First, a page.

Friday, June 15, 2001

Findlay Market manager resigns

By Ken Alltucker
The Cincinnati Enquirer

        The manager of Findlay Market has resigned after an internal city of Cincinnati audit alleged he failed to deposit $8,100 in funds, to track rents owed by vendors and to monitor parking.

        Tom Jackson, manager of the historic outdoor market, blamed a heavy workload and change in city procedures for his decision to store checks and cash in an unlocked office file cabinet.

        City Manager John Shirey called the actions a case of mismanagement and decided to change leadership instead of allowing Mr. Jackson to oversee the $3 million renovation of the Over-the-Rhine market.

        “He was entrusted with responsibility, and he didn't do his job,” Mr. Shirey said. “There is evidence here of much mismanagement.”

Long hours


        Mr. Jackson tells a different story. He said he spent long hours handling market operations, preparing for the renovation and even writing a master development plan for the impoverished Over-the-Rhine neighborhood.

        It was too much work for one person, he said: “I had way too many balls in the air.”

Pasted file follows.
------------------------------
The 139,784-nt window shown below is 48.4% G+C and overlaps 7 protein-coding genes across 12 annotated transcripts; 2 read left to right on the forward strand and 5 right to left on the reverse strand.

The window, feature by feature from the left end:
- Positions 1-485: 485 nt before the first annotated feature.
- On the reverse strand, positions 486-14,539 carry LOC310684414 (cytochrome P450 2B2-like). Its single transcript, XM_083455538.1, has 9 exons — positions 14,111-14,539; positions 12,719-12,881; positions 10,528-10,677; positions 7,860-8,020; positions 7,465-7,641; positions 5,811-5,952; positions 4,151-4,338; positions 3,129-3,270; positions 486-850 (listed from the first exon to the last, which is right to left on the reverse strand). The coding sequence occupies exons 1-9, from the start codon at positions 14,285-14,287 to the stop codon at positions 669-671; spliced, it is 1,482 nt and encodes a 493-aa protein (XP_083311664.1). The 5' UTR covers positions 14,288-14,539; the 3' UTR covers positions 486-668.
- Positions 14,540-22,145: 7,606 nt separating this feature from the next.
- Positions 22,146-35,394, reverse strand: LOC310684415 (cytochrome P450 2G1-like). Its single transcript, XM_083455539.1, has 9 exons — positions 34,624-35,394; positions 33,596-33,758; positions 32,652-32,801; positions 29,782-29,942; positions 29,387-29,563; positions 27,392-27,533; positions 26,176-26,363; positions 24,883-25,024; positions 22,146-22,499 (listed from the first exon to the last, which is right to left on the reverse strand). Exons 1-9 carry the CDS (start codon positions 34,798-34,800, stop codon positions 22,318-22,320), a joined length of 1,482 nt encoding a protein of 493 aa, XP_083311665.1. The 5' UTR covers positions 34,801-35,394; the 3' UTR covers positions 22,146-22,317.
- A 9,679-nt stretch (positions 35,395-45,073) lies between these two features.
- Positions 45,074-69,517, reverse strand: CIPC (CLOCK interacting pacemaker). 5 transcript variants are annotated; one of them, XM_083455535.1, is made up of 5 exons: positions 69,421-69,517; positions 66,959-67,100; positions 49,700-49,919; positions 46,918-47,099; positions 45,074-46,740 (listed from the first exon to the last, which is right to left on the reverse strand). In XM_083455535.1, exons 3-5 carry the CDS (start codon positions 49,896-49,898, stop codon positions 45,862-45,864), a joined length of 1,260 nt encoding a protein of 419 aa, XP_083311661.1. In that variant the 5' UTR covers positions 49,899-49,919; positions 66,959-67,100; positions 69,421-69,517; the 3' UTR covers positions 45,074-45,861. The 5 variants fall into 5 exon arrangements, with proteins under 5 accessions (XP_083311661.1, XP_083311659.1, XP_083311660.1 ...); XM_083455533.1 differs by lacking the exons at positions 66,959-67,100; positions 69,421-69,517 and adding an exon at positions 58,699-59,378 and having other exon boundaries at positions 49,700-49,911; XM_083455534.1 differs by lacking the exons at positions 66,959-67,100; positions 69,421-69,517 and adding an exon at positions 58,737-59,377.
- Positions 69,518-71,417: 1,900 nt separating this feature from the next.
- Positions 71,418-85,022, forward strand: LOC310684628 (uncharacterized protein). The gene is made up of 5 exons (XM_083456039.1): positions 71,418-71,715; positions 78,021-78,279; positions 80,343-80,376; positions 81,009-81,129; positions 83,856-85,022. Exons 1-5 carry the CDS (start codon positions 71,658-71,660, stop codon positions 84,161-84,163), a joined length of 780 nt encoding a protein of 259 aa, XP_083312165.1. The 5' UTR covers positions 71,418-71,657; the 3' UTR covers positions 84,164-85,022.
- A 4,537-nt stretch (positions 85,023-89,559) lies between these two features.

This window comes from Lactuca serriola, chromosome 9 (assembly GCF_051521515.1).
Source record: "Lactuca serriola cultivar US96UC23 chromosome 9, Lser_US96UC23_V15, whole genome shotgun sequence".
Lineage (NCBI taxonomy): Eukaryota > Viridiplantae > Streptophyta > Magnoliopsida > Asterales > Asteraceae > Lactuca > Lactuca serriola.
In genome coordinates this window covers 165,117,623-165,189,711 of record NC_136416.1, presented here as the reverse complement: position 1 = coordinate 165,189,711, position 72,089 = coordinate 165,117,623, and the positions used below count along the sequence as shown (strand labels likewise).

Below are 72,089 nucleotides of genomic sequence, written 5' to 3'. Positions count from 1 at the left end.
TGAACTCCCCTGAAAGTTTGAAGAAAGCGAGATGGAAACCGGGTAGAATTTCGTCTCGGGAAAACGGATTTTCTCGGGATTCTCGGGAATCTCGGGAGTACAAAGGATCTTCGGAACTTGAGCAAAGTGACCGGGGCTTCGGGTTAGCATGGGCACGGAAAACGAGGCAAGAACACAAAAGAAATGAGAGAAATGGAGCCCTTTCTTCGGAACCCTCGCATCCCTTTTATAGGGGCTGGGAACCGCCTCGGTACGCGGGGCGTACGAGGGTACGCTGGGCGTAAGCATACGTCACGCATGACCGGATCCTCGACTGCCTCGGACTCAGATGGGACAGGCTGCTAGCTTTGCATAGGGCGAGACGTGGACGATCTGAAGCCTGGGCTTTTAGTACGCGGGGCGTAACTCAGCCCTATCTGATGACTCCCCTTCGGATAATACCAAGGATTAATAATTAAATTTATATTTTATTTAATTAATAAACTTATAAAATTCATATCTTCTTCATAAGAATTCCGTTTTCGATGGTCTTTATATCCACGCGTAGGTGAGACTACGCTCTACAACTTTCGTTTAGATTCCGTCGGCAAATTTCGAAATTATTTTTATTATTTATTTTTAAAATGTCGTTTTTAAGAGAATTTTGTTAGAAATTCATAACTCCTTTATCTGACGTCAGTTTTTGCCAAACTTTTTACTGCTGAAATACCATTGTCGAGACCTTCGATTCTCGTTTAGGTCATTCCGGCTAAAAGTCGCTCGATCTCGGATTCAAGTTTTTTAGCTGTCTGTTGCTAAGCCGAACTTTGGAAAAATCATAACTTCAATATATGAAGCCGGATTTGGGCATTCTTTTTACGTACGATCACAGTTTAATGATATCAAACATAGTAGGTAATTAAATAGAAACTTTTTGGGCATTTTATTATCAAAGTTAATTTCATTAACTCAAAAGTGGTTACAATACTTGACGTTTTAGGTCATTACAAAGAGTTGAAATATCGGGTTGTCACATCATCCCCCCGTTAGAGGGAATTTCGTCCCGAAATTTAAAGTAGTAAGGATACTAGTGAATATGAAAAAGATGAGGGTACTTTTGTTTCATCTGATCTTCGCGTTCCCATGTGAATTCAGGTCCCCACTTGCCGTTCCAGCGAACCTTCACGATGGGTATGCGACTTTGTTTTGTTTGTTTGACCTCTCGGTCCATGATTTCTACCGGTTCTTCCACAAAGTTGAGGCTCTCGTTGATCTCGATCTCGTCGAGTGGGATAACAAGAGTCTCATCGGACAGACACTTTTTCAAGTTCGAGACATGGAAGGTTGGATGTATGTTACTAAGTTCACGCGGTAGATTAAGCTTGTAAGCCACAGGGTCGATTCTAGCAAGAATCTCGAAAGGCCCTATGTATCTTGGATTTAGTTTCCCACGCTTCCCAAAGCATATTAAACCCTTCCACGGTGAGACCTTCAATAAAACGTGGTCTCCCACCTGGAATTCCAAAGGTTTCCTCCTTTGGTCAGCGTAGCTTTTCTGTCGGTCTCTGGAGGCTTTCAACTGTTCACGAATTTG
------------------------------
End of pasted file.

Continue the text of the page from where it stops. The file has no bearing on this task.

Nevertheless, Mr. Jackson admits he should have paid closer attention to the mounting stacks of cash and checks in his office.

        “This is something that should have been handled in a more timely manner,” he said.

        The October 2000 audit by the city's finance department also found:

        • Some rents were not collected from market vendors.

        • Twelve parking permits were unaccounted for.

        • Parking policies at Findlay Market were not enforced, costing the city revenue.

New procedures

        Despite the findings, Mr. Shirey said, there was no evidence of any criminal activity. The city will adopt new procedures recommended by the finance department when it selects a new contractor and market manager.

        One reason Mr. Jackson said he didn't deposit the checks and cash on time from February 1999 to July 2000 was that nobody reminded him. Before 1999, a city worker in the treasury department routinely called requesting the funds and additional reports.

        “The lack of requests from treasury, and the near-total lack of interest on the part of the economic development management for operational issues at Findlay Market, allowed me to defer action on the deposit” while catching up on other tasks, Mr. Jackson wrote in response to the city audit.

        Mr. Jackson added that former Economic Development Director Andi Udris' promise to hire him an e assistant never was realized.

        One-third of positions in the economic development department are unfilled. Evonne Kovach, hired as the department's director last November, resigned this week, citing too much bureaucracy and lack of independence.


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